The Valuation Rolls were created so that the authorities could set local rates. The purpose was to assess property by its annual rental value. This was either the value of the rent paid by the tenant, or a notional rental value if the owner occupied their own property. The burgh and county assessors did not list properties individually that were worth below £4 annual rental value."

As a special introductory offer, Scotlands People is allowing these records to be viewed for just 2 credits instead of the usual 5. You still need to use a credit to view the index after the search and before viewing the actual record. No word on how long this introductory offer will last.

Here is an example of the 1915 Valuation Roll for Shotts, Lanarkshire, showing my grandfather as proprietor of a house and shed, valued at £4.10. He very nearly didn't make it into the Valuation Rolls! I guess that shed helped put him on the registers and has helped me to track him  after the 1911 census!

Tuesday, 27 March 2012

Meaningful Birthday Gifts

Once people get to a certain age, gifts get less meaningful. I will always remember my aunt telling me that the last thing she needed was another china mug or another dust collector. When I am giving gifts to my older relatives, I always try to give something that is both unique and that evokes memories. Scrapbooks, personalized calendars, DVDs, photographs.

This year, I received fewer gifts - another rite of passage. But they were much more meaningful. I received a new set of luggage for my upcoming research trip to Scotland

A home made birthday cake. Dinner with the family. Breakfast at my favourite restaurant

And today, I received a gem from my soul-sister. We have been friends for 30+ years. Together through relationships, kids, death of pets, changes of houses, death of parents. You name it. We are both estranged from our biological siblings and it is great that we can reminisce together about our families when we were younger since we were both involved with each other's lives way back when. I managed a few years ago to get her hooked on scrapbooking - although when I first started she was pretty sure I had crossed over that fine line between genius and insanity. Then I got her hooked on family history and together we discovered a whole new passion for sharing our past and our memories. She is far more gifted than I am when it comes to crafts. She gave me a very meaningful gift - a FAMILY TREE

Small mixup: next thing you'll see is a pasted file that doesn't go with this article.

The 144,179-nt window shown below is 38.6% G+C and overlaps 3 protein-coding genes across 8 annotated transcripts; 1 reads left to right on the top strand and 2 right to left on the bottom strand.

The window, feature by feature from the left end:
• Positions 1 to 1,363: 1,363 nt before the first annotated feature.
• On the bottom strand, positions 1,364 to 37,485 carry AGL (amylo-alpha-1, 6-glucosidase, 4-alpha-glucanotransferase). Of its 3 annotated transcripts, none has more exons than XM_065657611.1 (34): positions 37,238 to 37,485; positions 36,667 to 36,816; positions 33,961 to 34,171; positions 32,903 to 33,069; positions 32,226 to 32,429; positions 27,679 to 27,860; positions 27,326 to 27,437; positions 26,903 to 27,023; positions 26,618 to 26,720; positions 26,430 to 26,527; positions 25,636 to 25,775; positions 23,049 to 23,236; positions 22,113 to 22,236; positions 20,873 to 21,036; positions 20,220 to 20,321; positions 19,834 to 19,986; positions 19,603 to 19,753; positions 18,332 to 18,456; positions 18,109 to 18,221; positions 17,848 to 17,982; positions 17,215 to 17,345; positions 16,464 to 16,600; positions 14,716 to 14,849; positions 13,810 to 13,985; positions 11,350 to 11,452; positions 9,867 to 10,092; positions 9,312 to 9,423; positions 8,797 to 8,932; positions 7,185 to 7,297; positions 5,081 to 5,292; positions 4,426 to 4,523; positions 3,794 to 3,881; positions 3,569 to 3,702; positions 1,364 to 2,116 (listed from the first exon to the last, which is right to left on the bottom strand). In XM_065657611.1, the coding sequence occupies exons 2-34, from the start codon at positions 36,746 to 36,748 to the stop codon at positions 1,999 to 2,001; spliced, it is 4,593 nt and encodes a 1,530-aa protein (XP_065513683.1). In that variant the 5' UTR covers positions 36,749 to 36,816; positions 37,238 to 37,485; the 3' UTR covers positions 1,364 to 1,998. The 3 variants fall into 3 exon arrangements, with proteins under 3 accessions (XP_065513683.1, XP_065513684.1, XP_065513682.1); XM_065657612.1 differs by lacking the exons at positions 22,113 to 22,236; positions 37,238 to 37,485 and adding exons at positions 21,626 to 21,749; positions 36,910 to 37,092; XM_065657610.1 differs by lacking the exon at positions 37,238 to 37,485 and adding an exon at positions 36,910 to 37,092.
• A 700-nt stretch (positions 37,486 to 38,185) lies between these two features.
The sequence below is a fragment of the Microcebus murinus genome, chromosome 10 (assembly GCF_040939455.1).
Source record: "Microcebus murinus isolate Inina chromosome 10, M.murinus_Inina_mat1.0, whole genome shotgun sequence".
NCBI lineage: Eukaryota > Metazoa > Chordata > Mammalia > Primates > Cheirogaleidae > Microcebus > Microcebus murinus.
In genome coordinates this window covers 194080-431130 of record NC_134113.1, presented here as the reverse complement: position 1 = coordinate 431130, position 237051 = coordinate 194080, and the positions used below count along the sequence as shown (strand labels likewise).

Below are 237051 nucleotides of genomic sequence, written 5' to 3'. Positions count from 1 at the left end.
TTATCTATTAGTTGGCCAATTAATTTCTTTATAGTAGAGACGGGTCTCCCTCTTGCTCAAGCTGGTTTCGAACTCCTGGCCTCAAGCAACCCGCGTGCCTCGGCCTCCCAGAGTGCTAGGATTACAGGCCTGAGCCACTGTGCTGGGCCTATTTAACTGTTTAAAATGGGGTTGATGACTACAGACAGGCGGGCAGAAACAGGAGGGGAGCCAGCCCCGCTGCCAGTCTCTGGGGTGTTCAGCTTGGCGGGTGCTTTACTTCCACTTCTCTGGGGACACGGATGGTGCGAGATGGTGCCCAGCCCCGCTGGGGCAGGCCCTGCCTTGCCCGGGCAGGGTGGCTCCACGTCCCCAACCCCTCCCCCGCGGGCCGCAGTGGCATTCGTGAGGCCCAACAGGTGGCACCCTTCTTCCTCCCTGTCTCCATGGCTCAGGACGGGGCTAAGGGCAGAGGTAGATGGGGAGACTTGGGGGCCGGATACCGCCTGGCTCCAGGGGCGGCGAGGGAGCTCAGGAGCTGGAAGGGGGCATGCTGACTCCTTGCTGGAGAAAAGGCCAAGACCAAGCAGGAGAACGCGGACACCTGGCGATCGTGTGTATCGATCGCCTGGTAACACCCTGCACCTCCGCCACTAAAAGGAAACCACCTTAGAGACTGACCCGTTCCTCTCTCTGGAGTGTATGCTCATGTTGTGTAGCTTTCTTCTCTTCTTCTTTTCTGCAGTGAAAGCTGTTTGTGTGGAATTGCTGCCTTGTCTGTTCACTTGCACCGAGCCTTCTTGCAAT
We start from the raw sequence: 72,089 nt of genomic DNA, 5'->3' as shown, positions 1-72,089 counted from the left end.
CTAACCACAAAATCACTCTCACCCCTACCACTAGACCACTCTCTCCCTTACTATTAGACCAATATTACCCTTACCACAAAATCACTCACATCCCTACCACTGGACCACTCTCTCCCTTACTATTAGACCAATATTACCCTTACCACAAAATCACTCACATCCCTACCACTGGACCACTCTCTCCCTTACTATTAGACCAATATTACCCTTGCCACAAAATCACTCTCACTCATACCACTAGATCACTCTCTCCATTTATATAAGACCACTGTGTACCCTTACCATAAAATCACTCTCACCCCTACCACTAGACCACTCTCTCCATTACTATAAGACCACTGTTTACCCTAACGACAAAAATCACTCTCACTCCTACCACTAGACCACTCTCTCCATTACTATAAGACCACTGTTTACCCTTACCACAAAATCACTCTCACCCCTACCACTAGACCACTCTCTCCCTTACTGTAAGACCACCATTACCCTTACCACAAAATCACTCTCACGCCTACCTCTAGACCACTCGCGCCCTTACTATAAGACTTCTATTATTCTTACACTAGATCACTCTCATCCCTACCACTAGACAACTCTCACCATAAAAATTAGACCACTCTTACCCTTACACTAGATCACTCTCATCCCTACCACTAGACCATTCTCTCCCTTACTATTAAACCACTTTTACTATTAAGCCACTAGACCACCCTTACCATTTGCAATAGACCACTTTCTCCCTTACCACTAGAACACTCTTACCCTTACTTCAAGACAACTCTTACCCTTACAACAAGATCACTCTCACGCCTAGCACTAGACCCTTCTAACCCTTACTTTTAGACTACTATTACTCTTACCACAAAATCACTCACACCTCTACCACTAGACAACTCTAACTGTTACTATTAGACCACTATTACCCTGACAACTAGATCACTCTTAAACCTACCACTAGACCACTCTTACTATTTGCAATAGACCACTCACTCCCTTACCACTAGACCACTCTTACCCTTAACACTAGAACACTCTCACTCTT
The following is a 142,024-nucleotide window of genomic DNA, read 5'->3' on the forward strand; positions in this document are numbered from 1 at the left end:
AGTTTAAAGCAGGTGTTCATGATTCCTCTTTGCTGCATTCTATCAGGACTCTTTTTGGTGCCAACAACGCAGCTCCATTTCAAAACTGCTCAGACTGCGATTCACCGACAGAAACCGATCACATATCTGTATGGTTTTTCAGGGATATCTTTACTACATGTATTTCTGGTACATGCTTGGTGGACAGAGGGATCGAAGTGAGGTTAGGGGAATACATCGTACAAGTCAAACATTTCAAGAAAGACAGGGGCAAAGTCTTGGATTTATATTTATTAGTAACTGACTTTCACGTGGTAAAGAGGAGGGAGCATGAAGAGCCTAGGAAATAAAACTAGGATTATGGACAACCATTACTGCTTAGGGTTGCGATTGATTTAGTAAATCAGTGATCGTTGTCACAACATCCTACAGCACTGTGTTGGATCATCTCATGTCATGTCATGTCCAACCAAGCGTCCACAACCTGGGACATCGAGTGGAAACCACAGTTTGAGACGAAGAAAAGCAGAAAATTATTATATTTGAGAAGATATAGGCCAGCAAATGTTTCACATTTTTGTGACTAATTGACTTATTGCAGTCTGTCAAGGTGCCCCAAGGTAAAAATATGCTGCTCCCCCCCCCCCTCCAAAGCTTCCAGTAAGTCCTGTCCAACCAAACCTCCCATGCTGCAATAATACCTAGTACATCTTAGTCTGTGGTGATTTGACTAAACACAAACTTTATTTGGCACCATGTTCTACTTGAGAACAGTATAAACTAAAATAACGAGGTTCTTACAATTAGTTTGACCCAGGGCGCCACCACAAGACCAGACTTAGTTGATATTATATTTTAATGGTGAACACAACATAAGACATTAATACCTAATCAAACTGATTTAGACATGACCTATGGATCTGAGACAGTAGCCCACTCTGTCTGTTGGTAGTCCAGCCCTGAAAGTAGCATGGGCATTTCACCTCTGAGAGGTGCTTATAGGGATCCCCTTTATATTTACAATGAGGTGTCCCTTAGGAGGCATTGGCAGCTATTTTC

My husband doesn't "get it" but then he doesn't get my passion for chasing dead relatives either. The kids know it's meaningful because it is made by Aunty Amber. But for me, it is one of the most cherished gifts I have ever received. It is hanging in a place of honour and I feel truly blessed with the memories and emotions that it evokes. Thank you, my friend.

Thursday, 22 March 2012

1915 Valuation Rolls Coming Soon to Scotland's People

Word this morning that the 1915 Valuation Rolls are being added to the Scotland's People website. This means that they will soon be searchable and should lend to assisting you find your Scottish ancestors after the 1911 Census.

Happy Searching!!

Tuesday, 6 March 2012

Join Us in Scotland